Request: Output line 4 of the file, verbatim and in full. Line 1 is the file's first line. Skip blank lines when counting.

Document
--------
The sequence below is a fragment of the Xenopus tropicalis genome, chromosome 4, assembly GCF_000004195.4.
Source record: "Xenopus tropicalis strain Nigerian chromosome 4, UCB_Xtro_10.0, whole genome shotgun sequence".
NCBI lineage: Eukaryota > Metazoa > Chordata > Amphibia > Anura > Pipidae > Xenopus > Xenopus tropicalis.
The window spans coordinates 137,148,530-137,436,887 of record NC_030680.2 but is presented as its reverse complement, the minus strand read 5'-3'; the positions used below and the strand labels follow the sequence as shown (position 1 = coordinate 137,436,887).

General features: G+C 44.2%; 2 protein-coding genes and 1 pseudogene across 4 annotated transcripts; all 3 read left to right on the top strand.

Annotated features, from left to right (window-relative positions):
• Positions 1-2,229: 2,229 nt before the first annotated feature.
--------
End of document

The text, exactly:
The window spans coordinates 137,148,530-137,436,887 of record NC_030680.2 but is presented as its reverse complement, the minus strand read 5'-3'; the positions used below and the strand labels follow the sequence as shown (position 1 = coordinate 137,436,887).